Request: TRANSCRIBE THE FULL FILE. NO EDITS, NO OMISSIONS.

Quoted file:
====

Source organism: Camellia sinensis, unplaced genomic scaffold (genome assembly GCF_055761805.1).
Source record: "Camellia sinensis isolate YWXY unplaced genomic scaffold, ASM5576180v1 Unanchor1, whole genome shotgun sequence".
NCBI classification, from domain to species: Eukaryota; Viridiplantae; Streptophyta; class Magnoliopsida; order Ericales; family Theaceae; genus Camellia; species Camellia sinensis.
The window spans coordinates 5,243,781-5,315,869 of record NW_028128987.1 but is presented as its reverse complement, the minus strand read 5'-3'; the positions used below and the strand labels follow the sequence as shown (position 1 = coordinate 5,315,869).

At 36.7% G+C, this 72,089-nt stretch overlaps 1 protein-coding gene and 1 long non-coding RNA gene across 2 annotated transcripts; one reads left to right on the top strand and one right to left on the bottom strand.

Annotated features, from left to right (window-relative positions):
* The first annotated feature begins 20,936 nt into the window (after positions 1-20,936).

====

Source organism: Camellia sinensis, unplaced genomic scaffold (genome assembly GCF_055761805.1).
Source record: "Camellia sinensis isolate YWXY unplaced genomic scaffold, ASM5576180v1 Unanchor1, whole genome shotgun sequence".
NCBI classification, from domain to species: Eukaryota; Viridiplantae; Streptophyta; class Magnoliopsida; order Ericales; family Theaceae; genus Camellia; species Camellia sinensis.
The window spans coordinates 5,243,781-5,315,869 of record NW_028128987.1 but is presented as its reverse complement, the minus strand read 5'-3'; the positions used below and the strand labels follow the sequence as shown (position 1 = coordinate 5,315,869).

At 36.7% G+C, this 72,089-nt stretch overlaps 1 protein-coding gene and 1 long non-coding RNA gene across 2 annotated transcripts; one reads left to right on the top strand and one right to left on the bottom strand.

Annotated features, from left to right (window-relative positions):
* The first annotated feature begins 20,936 nt into the window (after positions 1-20,936).